Language Development: Three Years Old

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When your child hits their third birthday we say farewell to the toddler years and welcome in the preschool years. Children at 3 are becoming more like miniature adults, and their communication is beginning to sound closer to that of adults. Words have taken over from gesturing and vocalising as their main form of communication, and their sentences are becoming longer and more complex.

 

Vocabulary

Vocabularies continue to expand this year, beginning at 3 with on average 1000 words and turning 4 with around 1600. This seems huge, and it is. Between 3 and 4 your child will be saying words that you didn’t even know they knew. Infrequently used or heard, and complex words are being acquired and allow your child to talk about an enormous range of subjects. The names of category words, such as “animals”, “fruit” and “vegetables”, are emerging as your child learns that items can be grouped together. Children will also be learning words that help them make longer and more complex sentences like “if” and “because”.

Sentences

With a bigger vocabulary and more to say comes longer sentences. Your child will most likely reach their third birthday saying sentences between 3 and 4 words long. By the end of their year as a 3 years old they will be capable of forming what we call “heaped” sentences of upwards of 10 words. These sentences involve “heaps and heaps” of information, and can often run on and on, and use lots of “ands”. As well as being a big step in sentence length and formation, this is also the beginning of narratives, or storytelling. Three year olds will be excited to tell you all about the things they experienced or learned, and will tell big long stories that can often jump from place to place and subject to subject. Your little one is learning so much about their world, and at this age they’re enjoying expressing it.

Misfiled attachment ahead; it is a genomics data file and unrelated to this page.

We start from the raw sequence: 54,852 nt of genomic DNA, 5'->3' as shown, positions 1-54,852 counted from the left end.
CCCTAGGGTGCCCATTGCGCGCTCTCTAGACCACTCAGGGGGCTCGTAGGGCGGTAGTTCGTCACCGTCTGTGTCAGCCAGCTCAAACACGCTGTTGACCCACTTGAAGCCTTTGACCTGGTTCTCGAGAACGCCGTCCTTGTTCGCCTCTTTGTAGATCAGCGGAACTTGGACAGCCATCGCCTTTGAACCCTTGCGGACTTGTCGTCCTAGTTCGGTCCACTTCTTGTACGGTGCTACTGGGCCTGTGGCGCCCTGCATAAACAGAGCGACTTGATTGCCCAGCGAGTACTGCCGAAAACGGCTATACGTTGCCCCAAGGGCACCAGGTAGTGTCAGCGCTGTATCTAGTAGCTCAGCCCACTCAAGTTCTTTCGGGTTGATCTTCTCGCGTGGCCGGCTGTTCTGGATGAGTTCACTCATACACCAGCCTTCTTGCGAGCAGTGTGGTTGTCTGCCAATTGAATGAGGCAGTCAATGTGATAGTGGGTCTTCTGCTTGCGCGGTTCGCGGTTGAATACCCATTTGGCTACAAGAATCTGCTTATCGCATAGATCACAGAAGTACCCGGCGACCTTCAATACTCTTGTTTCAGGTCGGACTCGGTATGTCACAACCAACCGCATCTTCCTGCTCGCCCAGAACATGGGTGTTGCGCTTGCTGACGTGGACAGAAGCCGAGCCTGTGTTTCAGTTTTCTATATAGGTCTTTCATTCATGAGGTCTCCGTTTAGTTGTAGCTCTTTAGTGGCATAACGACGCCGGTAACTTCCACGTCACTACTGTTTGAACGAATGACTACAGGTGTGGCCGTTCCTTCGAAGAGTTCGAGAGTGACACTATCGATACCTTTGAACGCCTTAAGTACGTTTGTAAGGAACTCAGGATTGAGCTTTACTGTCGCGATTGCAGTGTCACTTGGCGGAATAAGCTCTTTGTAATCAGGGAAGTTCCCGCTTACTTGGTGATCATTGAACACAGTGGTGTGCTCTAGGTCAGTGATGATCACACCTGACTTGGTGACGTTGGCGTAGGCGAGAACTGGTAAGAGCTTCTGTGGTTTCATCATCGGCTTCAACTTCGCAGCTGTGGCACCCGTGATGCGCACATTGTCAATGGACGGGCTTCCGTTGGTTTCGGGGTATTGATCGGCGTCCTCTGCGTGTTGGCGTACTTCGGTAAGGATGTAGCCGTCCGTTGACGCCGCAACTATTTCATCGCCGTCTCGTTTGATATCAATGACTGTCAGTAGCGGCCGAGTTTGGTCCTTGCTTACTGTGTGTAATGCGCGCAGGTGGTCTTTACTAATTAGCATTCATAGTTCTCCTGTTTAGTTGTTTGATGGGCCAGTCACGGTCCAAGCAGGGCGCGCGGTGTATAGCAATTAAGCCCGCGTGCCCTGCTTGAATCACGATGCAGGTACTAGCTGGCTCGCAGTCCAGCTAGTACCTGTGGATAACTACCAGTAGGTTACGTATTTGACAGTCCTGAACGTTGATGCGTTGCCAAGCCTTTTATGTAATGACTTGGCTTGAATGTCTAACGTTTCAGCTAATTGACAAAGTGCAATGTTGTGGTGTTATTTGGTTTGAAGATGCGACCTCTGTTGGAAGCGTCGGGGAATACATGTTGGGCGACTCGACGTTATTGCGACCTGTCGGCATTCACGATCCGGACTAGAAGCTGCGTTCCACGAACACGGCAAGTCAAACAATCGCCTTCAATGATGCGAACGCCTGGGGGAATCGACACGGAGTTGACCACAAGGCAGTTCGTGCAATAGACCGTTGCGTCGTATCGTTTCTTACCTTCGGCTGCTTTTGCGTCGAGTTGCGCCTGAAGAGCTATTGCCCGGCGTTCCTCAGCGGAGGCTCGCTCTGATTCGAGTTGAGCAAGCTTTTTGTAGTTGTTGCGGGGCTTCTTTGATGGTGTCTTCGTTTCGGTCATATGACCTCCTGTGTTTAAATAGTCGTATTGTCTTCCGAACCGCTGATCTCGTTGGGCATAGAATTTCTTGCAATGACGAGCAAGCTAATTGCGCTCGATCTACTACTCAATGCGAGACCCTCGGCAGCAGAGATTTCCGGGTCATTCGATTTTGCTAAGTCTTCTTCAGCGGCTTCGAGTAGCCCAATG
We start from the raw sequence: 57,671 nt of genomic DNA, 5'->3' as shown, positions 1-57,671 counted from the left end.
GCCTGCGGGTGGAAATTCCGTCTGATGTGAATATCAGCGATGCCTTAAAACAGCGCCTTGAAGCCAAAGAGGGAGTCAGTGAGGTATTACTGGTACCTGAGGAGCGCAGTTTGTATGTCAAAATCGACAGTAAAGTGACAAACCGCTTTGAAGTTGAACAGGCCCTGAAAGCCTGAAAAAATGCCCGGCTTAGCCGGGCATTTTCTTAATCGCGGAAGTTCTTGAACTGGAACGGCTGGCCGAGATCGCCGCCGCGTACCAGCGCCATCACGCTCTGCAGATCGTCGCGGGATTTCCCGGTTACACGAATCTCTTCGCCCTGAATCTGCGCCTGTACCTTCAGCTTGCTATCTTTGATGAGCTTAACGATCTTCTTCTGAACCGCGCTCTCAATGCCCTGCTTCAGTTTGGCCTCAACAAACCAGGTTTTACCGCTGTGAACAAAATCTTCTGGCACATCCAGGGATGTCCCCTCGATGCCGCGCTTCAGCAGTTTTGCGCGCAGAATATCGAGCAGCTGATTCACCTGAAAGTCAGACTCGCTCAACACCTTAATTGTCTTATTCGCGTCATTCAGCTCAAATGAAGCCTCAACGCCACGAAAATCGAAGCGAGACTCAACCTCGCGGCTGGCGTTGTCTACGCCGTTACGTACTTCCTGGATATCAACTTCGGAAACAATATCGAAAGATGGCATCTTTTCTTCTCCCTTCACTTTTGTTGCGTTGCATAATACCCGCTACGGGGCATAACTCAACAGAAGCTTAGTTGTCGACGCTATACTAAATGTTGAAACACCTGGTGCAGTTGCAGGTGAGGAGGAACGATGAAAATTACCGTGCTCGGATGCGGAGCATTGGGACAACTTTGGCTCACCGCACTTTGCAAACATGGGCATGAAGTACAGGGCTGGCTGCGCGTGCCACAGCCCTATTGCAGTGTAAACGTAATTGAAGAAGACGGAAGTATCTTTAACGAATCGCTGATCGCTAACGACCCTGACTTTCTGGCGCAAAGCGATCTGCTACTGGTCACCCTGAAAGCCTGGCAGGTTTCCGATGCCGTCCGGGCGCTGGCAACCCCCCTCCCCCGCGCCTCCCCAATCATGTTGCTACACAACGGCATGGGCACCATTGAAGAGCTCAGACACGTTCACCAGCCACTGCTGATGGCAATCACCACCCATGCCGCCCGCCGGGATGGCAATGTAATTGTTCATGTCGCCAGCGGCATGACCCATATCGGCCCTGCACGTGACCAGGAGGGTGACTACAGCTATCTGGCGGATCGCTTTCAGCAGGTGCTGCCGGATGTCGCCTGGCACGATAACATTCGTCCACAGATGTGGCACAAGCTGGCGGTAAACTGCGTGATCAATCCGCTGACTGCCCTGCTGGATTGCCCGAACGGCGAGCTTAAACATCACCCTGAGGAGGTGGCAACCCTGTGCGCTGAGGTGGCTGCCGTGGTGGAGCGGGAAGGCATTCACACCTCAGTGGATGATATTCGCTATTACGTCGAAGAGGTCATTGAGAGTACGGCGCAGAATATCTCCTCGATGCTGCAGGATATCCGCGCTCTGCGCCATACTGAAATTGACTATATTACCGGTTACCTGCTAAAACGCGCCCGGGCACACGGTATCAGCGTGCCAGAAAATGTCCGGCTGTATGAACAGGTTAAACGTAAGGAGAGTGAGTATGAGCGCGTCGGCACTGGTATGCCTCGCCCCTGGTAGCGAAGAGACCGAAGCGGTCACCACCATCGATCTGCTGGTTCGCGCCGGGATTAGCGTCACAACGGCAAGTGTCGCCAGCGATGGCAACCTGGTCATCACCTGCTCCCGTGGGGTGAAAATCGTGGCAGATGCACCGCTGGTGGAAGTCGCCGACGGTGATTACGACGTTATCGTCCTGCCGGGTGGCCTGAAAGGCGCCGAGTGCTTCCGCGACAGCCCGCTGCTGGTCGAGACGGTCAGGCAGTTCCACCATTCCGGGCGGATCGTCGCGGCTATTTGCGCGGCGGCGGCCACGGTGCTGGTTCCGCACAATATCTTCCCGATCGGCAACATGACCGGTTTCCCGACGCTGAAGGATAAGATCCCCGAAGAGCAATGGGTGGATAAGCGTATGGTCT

Asking and Answering Questions

As a child approaches three, they will already be answering a lot of “wh” questions like “what”, “when”, “who” and “where”. After their third birthday, they will not only answer these types of questions, but also begin to ask them. A lot. They’re curious and learning about their world, and acquiring the ability to use “wh” question forms gives them the tools to ask the millions of questions they need answers to.

Receptive Language

Receptively, your 3 year old is becoming harder to stump. By now they understand the words for almost everything in their everyday environment, plus a lot of things that aren’t, and are able to follow three step instructions (e.g. “get your shoes, put them on and we’ll go to the shops”). At this age, your little one is also beginning to ask for clarification when they don’t understand or know something, and they may also be asking what words they don’t know mean.

Colours, Shapes and Numbers

Three is also the time that most children begin to learn academic language sets. Things like colours, numbers and shapes are emerging as you and your preschool or day care begin working on prerequisite skills for the lead up to school.

Speech Sounds

Before three, your child’s intelligibility and correct use of speech sounds may have made them difficult to understand. By three, however, they have acquired enough speech sounds for 75% or more of what they say to be understood by parents, family and even unfamiliar people. At three, a child should be using all vowel sounds correctly, as well as the consonants in the below picture:

p as in -pig- (1)

Learn more about typical language development with these other posts in our language development series:

Birth to Six Months
Six to Twelve Months

One Year Old
Two Years Old
Four Years Old
Five Years Old